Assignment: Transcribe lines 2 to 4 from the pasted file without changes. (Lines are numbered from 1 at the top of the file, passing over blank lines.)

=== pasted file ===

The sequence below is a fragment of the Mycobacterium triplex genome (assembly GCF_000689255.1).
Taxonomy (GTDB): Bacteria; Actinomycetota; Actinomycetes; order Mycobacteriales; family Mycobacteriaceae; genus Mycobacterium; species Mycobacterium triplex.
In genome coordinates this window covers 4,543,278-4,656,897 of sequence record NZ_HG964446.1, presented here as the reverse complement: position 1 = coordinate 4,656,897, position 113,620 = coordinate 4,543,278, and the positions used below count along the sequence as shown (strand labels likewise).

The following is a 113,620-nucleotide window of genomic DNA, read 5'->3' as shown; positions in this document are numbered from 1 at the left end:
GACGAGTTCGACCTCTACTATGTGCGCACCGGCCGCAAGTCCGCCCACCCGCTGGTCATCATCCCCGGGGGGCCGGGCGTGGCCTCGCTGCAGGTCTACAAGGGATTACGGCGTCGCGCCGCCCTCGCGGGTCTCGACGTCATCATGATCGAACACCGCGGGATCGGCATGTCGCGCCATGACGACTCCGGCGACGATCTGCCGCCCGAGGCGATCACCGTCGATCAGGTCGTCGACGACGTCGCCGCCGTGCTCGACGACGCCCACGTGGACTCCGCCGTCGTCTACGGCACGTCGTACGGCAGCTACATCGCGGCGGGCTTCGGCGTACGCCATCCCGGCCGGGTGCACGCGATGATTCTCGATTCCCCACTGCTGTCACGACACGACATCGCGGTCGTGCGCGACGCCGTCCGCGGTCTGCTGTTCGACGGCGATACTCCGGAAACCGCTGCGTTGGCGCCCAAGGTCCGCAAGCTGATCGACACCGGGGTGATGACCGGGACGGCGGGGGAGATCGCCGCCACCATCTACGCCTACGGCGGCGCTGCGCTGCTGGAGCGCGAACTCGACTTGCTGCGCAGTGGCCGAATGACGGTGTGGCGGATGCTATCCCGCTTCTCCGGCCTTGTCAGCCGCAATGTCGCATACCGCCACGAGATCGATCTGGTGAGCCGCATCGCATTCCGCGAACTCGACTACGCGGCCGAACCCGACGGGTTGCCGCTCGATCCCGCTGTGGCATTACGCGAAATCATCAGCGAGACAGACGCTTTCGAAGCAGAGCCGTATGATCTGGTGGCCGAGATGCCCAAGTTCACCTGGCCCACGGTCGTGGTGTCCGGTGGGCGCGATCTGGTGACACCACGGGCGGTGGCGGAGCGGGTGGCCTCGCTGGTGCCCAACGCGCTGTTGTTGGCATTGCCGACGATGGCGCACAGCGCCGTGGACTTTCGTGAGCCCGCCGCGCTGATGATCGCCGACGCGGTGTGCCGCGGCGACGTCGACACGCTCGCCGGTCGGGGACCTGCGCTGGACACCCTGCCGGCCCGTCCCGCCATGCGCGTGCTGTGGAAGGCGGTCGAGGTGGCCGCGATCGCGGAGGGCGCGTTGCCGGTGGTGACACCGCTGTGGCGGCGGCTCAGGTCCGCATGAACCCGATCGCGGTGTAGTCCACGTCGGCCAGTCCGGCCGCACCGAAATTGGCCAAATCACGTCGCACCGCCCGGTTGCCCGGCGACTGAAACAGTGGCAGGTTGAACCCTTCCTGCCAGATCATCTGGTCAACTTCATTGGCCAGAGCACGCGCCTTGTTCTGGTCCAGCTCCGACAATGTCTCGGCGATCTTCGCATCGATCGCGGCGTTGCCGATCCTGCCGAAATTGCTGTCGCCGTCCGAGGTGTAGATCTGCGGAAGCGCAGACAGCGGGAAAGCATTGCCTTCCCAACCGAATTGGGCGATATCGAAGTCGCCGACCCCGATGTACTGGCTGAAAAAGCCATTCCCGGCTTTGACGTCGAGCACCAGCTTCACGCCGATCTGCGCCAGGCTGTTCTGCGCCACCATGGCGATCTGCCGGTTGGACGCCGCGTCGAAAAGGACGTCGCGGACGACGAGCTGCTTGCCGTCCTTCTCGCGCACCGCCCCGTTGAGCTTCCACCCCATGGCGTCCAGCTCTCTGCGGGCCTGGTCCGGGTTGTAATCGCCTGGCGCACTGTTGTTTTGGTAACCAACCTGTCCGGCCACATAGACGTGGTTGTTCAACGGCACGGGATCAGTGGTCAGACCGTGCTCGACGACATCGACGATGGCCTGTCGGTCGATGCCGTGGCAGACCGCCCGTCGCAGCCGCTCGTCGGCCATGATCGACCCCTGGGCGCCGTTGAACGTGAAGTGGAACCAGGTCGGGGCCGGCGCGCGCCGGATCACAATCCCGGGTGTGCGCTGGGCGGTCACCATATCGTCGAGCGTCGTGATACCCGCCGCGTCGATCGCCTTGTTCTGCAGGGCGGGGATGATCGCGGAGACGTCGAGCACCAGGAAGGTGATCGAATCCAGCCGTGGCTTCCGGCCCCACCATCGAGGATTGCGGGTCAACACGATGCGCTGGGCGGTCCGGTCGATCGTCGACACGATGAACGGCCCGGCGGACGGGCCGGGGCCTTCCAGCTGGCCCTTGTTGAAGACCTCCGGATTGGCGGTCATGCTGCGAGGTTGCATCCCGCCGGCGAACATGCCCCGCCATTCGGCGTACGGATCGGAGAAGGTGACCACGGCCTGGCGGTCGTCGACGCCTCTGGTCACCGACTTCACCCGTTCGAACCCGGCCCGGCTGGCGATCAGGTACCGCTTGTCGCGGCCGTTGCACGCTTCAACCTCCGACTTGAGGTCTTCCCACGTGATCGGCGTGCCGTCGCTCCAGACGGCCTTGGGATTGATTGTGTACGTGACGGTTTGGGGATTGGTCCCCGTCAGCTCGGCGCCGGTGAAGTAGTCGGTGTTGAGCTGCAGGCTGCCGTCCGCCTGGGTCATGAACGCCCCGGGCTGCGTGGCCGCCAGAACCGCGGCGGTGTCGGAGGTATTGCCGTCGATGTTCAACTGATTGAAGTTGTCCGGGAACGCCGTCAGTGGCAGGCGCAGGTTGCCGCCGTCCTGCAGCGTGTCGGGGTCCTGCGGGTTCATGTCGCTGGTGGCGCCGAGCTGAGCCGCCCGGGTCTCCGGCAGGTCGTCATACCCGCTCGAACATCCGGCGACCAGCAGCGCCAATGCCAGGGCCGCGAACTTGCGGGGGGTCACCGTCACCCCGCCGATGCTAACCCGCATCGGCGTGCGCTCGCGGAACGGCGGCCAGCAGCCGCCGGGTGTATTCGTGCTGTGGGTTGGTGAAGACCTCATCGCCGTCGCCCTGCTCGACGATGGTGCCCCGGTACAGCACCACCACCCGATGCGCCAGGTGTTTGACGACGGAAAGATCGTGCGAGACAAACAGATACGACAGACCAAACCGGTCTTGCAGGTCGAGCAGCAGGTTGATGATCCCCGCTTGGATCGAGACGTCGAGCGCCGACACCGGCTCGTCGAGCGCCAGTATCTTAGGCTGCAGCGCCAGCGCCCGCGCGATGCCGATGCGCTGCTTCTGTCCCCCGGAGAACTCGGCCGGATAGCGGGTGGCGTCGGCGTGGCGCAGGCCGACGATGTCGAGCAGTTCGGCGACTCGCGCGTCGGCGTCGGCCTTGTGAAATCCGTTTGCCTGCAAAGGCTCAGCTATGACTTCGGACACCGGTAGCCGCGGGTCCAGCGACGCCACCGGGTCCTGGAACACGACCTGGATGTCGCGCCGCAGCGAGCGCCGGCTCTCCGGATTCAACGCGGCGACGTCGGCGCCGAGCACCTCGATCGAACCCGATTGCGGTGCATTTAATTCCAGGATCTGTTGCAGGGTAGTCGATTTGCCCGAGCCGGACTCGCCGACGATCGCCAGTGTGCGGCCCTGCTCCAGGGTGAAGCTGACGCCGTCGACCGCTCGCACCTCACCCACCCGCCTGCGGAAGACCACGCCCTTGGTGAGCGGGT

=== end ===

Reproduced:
Taxonomy (GTDB): Bacteria; Actinomycetota; Actinomycetes; order Mycobacteriales; family Mycobacteriaceae; genus Mycobacterium; species Mycobacterium triplex.
In genome coordinates this window covers 4,543,278-4,656,897 of sequence record NZ_HG964446.1, presented here as the reverse complement: position 1 = coordinate 4,656,897, position 113,620 = coordinate 4,543,278, and the positions used below count along the sequence as shown (strand labels likewise).

The following is a 113,620-nucleotide window of genomic DNA, read 5'->3' as shown; positions in this document are numbered from 1 at the left end: